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To Feed or Not To Feed? The Impacts of Backyard Bird Feeders

An experimental bird feeder in New Zealand. Credit: Josie Galbraith

An experimental bird feeder in New Zealand. Credit: Josie Galbraith

By Josie Galbraith

Bird feeding is a popular way for people to interact with urban wildlife, but what are the consequences for birds, bird populations and native biodiversity as a whole?

Food is a critical necessity of life, a shared need for all of us life-forms living on the planet. It can be hard work finding enough food to survive, or, in our case, earning the money to pay for our groceries each week.

We humans are an odd bunch, though. Many of us choose to spend some of our hard-earned resources providing food for other animals, particularly wild animals that give us nothing tangible in return. Birds are by far the most popular group of animals to feed. Estimates of participation rates from New Zealand (https://goo.gl/tNsyyt), Australia, the USA, the UK and Europe range from one- to two-thirds of the population. In the USA alone around 60 million Americans feed wild birds, with the activity more popular than fishing by about 25 million people (https://goo.gl/qPg48E).

Equally as impressive is the amount of food being served up. In Aotearoa, New Zealand, an estimated 5.1 million loaves of bread goes to hungry birds instead of people every year. A 2002 estimate put the amount of seed being fed to wild birds in the USA at 500,000 tonnes/year – a figure that has undoubtedly grown since then. By any measure, the scale of this seemingly benign pastime is absolutely staggering.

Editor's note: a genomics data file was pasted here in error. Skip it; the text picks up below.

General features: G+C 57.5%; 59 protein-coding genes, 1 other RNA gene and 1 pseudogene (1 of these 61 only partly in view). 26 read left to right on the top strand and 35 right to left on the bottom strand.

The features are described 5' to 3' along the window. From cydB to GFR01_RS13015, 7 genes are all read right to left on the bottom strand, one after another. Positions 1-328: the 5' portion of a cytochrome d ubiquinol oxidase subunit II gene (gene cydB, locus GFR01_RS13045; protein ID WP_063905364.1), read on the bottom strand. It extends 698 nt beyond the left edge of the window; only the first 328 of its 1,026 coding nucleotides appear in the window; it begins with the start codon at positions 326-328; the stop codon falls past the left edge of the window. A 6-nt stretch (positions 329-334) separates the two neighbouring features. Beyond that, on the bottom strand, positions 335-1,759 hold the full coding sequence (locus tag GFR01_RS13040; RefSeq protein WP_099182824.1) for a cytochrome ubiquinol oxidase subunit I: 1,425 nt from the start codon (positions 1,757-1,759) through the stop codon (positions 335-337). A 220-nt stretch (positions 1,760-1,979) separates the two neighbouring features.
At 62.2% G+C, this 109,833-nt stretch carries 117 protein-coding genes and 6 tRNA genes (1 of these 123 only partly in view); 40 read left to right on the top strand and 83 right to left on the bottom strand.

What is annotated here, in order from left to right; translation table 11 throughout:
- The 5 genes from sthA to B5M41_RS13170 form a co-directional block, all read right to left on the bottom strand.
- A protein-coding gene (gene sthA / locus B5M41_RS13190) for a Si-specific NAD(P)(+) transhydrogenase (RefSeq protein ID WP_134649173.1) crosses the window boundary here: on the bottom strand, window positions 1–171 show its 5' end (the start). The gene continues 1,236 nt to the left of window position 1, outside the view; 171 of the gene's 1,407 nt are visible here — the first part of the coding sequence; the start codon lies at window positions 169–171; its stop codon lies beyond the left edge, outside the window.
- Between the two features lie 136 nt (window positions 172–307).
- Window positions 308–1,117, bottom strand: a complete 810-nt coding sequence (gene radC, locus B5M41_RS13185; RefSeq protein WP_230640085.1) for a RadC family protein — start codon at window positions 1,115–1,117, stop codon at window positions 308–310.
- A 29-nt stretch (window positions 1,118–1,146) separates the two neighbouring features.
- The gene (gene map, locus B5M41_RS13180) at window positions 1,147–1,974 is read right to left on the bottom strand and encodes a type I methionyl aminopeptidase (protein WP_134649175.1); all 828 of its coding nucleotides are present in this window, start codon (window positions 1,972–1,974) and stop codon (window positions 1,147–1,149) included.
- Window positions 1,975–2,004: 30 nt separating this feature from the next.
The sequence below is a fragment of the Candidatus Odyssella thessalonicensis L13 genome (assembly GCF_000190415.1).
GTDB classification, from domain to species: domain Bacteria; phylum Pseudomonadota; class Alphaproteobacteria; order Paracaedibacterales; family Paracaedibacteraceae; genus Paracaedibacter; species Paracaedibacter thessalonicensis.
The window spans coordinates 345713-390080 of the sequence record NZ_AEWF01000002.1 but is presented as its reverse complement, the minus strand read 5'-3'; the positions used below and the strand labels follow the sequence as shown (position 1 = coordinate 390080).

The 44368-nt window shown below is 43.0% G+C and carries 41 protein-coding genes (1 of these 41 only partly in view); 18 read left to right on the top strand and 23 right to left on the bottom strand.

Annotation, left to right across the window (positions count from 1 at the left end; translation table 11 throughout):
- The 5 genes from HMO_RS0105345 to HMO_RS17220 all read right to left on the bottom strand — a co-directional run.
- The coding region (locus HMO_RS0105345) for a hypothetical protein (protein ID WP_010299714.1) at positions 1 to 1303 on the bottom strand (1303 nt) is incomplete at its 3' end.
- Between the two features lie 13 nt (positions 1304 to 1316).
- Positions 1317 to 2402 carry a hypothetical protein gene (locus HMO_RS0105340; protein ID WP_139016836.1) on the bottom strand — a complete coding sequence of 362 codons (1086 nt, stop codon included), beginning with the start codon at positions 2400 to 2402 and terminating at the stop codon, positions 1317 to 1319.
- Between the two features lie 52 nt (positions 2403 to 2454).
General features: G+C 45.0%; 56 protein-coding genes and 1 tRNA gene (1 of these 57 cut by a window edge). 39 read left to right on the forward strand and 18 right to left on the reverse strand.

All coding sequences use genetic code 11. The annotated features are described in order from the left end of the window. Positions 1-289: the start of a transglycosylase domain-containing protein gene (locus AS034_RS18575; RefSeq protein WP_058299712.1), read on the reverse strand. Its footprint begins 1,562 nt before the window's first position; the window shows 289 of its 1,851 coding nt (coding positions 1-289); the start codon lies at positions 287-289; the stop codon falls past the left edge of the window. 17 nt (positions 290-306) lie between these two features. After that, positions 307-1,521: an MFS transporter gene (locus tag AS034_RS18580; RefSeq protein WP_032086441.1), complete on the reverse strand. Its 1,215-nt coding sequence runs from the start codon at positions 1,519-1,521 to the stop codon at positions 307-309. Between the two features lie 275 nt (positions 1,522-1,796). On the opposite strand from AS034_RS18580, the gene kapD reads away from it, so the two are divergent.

Why people choose to feed birds is still poorly understood, but it is likely to be driven by a complex array of factors. The most common reason people give for bird feeding is that the activity brings them great pleasure and enjoyment. There is increasing scientific evidence that connecting with nature generates some pretty powerful psychological benefits, quantifying a phenomenon we have had some understanding of for millennia (think of health retreats located in beautiful wilderness locations). But urban dwellers are increasingly disconnected from the natural world, and have fewer opportunities to experience and interact with nature (this is known as the “extinction of experience”), so perhaps the rise in bird feeding popularity is a response to counter this disconnect.

Whatever the underlying reasons, people undoubtedly gain some benefit from bird feeding. But what about the birds?

Many people believe that by feeding birds they are helping them, or the environment, in some way. On the surface it may certainly seem logical to think that providing more food in your backyard for the birds is good for them. After all, you’ve just made their little lives a bit easier for a short while by giving them free food they don’t have to spend energy searching for.